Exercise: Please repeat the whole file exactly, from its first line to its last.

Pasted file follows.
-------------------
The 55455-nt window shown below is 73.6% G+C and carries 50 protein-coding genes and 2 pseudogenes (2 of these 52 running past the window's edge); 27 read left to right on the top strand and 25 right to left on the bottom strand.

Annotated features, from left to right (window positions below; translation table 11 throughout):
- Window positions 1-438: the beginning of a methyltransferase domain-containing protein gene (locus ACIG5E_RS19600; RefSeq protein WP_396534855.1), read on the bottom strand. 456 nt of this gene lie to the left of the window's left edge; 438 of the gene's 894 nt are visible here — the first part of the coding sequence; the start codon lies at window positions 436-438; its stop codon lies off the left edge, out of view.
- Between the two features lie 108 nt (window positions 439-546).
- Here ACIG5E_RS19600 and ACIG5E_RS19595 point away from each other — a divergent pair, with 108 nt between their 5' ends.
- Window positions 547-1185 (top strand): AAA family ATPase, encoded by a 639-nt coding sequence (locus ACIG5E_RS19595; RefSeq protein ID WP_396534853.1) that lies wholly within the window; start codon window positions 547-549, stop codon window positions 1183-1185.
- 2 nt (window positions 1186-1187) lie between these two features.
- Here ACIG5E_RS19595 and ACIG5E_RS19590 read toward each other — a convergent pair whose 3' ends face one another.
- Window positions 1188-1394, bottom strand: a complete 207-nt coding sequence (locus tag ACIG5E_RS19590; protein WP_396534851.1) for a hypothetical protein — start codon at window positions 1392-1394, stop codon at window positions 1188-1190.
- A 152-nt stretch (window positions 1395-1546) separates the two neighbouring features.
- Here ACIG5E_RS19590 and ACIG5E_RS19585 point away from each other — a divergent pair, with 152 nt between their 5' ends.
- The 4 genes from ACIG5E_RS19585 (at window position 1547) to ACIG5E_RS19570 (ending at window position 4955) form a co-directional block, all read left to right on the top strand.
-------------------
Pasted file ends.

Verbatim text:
The 55455-nt window shown below is 73.6% G+C and carries 50 protein-coding genes and 2 pseudogenes (2 of these 52 running past the window's edge); 27 read left to right on the top strand and 25 right to left on the bottom strand.

Annotated features, from left to right (window positions below; translation table 11 throughout):
- Window positions 1-438: the beginning of a methyltransferase domain-containing protein gene (locus ACIG5E_RS19600; RefSeq protein WP_396534855.1), read on the bottom strand. 456 nt of this gene lie to the left of the window's left edge; 438 of the gene's 894 nt are visible here — the first part of the coding sequence; the start codon lies at window positions 436-438; its stop codon lies off the left edge, out of view.
- Between the two features lie 108 nt (window positions 439-546).
- Here ACIG5E_RS19600 and ACIG5E_RS19595 point away from each other — a divergent pair, with 108 nt between their 5' ends.
- Window positions 547-1185 (top strand): AAA family ATPase, encoded by a 639-nt coding sequence (locus ACIG5E_RS19595; RefSeq protein ID WP_396534853.1) that lies wholly within the window; start codon window positions 547-549, stop codon window positions 1183-1185.
- 2 nt (window positions 1186-1187) lie between these two features.
- Here ACIG5E_RS19595 and ACIG5E_RS19590 read toward each other — a convergent pair whose 3' ends face one another.
- Window positions 1188-1394, bottom strand: a complete 207-nt coding sequence (locus tag ACIG5E_RS19590; protein WP_396534851.1) for a hypothetical protein — start codon at window positions 1392-1394, stop codon at window positions 1188-1190.
- A 152-nt stretch (window positions 1395-1546) separates the two neighbouring features.
- Here ACIG5E_RS19590 and ACIG5E_RS19585 point away from each other — a divergent pair, with 152 nt between their 5' ends.
- The 4 genes from ACIG5E_RS19585 (at window position 1547) to ACIG5E_RS19570 (ending at window position 4955) form a co-directional block, all read left to right on the top strand.